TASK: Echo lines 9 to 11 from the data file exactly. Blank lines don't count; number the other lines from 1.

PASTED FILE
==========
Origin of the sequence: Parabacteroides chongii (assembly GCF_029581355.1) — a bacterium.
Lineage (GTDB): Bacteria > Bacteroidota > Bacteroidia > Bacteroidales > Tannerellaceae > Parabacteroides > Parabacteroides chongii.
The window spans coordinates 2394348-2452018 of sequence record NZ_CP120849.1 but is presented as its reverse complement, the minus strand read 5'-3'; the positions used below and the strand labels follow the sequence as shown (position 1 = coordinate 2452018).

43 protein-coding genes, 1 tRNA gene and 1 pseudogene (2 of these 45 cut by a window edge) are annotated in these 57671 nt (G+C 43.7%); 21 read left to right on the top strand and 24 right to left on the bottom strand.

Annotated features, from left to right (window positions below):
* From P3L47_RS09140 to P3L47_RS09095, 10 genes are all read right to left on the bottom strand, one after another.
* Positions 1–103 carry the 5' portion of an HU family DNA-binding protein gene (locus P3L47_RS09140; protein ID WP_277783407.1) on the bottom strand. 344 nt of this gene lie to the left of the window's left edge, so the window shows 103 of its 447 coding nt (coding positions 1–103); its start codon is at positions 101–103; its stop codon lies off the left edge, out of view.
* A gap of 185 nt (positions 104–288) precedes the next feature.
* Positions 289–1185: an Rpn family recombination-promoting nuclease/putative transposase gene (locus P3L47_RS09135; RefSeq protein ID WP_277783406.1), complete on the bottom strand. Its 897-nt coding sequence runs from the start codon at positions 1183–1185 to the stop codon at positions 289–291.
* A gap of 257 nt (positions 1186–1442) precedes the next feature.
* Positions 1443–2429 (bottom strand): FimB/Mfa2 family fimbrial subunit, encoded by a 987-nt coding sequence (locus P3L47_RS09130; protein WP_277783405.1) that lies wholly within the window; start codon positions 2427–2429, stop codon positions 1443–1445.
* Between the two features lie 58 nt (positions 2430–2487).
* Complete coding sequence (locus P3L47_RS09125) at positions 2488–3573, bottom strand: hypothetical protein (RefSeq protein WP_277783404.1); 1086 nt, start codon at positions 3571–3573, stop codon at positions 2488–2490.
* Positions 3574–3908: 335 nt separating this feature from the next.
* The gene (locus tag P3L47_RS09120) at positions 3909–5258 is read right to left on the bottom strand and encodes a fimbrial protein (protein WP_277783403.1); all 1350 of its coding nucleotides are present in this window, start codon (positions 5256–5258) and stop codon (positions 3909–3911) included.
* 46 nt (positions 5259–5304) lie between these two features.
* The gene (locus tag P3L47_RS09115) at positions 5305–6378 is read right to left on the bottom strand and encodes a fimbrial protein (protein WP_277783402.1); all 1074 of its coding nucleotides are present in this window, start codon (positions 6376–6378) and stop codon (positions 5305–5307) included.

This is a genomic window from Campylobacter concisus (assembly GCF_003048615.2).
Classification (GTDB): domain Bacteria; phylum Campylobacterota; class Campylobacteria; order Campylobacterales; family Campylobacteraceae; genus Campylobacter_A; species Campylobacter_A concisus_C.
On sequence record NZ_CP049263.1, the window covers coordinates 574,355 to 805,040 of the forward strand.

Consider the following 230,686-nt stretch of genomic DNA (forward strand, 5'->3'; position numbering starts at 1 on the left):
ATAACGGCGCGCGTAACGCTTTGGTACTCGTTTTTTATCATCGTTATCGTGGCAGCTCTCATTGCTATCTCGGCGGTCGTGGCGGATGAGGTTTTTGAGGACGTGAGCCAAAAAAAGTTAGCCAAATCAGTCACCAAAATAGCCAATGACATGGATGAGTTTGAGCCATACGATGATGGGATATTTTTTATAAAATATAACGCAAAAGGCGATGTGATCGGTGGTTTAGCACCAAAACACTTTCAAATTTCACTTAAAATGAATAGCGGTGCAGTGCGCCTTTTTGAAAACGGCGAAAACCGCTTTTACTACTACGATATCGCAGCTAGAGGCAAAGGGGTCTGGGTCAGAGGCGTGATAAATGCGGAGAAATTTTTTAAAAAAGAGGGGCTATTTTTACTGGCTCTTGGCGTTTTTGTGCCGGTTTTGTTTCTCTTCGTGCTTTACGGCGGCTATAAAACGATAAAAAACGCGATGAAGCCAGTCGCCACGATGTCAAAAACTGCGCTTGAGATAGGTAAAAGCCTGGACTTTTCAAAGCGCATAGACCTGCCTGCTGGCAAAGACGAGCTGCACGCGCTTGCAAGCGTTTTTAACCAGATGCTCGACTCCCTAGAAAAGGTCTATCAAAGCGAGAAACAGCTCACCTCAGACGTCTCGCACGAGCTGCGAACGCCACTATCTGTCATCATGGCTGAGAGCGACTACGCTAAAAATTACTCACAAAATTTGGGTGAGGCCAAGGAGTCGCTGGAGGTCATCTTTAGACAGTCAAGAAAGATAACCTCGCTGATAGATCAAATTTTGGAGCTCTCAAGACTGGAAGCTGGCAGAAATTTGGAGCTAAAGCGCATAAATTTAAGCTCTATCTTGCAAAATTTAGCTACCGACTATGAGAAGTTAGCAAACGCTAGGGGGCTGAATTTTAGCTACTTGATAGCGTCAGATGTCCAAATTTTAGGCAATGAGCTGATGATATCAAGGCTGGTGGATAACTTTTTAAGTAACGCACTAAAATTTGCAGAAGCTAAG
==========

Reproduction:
* Positions 289–1185: an Rpn family recombination-promoting nuclease/putative transposase gene (locus P3L47_RS09135; RefSeq protein ID WP_277783406.1), complete on the bottom strand. Its 897-nt coding sequence runs from the start codon at positions 1183–1185 to the stop codon at positions 289–291.
* A gap of 257 nt (positions 1186–1442) precedes the next feature.
* Positions 1443–2429 (bottom strand): FimB/Mfa2 family fimbrial subunit, encoded by a 987-nt coding sequence (locus P3L47_RS09130; protein WP_277783405.1) that lies wholly within the window; start codon positions 2427–2429, stop codon positions 1443–1445.